Does the Yoga Community Really Suck?

Via on Jun 14, 2012

Community sucks?

I wrote this article nearly three years ago for The Yoga Lunchbox, and have dusted it off and updated it in response to two recent articles from Waylon, one called Community Sucks, and another I haven’t seen you smile since I’ve been here, (now unpublished).

In Community Sucks, (the title is somewhat of a misnomer), Waylon says:

“If we can’t work with our fellow brothers and sisters on a path of goodness, we can’t begin to change the world, let alone our spouses or ourselves, for the better.”

So true, in the end yoga, like life, is all about community—communing with other people. So here’s my take on community from three years ago, with an added ending.

******

In Buddhist practice, the three jewels of life—or the three refugees—are what you turn to for support, for guidance, and for friendship.

These are:

  • The Buddha nature—the ideal or highest spiritual potential that exists within all beings.
  • The Dharma—the teachings of Buddha, or the path one walks in following the teachings.
  • And finally, Sangha—the community of other spiritual folk walking that same path, albeit in their own individual way.

While these are Buddhist concepts, they apply equally to those on the yogic path.

Of these three jewels, one can be understood, one can be learned and lived, but the last one—sangha—has to be created. It is the most precious jewel of all. And it was the jewel sparkling in the sun this weekend in Wellington.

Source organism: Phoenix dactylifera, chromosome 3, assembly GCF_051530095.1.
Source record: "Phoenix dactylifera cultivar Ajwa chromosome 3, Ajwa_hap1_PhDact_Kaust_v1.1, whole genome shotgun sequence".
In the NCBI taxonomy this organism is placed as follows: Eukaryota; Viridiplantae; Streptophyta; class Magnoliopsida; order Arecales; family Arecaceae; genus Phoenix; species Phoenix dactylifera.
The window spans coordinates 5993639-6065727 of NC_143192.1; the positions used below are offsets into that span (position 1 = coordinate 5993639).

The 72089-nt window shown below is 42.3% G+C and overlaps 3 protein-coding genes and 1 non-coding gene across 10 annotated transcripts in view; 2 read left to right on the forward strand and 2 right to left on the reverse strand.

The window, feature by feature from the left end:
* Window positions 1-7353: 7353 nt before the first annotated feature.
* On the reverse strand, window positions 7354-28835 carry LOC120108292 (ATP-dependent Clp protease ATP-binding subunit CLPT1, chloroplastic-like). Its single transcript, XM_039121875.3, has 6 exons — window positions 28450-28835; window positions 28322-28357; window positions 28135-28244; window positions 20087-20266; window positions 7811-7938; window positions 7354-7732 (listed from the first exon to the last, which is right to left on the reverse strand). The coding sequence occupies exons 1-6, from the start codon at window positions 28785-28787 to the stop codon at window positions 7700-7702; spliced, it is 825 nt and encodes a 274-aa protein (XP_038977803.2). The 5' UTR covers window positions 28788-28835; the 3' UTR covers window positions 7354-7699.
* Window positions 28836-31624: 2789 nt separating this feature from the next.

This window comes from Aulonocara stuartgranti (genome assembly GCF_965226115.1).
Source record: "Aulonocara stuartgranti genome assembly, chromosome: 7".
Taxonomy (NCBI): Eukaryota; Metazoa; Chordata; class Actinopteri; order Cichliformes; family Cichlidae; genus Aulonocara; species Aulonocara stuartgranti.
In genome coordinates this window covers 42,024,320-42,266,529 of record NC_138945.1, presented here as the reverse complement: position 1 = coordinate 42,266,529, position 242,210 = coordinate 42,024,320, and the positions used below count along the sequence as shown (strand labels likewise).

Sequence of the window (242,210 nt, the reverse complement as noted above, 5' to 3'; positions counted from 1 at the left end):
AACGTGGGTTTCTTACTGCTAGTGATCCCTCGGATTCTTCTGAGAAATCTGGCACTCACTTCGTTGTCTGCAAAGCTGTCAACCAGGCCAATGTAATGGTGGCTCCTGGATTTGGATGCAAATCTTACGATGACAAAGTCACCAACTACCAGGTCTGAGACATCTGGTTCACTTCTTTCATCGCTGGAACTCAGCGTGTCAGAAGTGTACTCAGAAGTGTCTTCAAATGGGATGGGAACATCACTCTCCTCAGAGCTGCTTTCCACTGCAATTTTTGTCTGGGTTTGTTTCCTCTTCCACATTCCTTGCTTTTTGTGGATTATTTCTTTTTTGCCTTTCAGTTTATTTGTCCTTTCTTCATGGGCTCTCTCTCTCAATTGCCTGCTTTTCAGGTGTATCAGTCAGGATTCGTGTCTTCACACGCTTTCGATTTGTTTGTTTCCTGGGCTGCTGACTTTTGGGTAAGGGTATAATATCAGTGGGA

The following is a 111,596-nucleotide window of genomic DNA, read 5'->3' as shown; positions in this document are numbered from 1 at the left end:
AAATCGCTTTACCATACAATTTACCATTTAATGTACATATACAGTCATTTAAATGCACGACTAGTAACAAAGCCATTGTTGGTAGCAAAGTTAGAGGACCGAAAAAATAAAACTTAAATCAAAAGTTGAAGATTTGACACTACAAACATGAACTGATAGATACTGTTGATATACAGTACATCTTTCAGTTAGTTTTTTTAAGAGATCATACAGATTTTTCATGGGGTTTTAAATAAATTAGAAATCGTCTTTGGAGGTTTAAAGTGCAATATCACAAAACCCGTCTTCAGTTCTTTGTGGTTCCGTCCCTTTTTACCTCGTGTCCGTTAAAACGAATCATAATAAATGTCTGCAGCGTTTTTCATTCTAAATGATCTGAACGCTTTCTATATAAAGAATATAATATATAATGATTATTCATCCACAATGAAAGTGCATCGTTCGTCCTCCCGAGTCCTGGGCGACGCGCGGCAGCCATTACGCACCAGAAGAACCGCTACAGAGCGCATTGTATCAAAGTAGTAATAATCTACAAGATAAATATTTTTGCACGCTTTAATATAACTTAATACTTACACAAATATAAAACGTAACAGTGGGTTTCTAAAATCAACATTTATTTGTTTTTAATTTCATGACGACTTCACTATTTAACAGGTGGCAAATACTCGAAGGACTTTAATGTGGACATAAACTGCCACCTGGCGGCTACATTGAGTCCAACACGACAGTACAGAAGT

Everyone will have had their own experience of sangha this weekend—mine began with my Saturday morning Prana Flow Yoga class. Some 18 yogis, including three newbies, rocked up and gave their heart and soul to the practice. There was laughter and giggles, determination and diligence, flow and freedom.

Afterward, as always, plenty of conversations. The regulars keep coming, and add so much vibrancy to the class. The newbies keep showing up, bringing something different every time. And every week, I feel so blessed to teach for such a wonderful group of people. It was a lovely way to start the weekend, but there was more to come.

Saturday afternoon was dedicated to 350, and if you haven’t yet checked out the website and been blown away by the number of events that happened around the world in honor of advocating for climate change, go take a look. Here in Wellington, I was involved in The Big Stretch—a free outdoor yoga class.

We rocked up to Frank Kitts Park at about 1pm and started setting up. The tunes were soon pumping, and we were warming up on the grass. So much fun to practice outside in a public space! By kick-off time at 3pm, 50 yogis had joined us including a handful of kids—nothing like watching two-year-olds do downward dog to make you smile!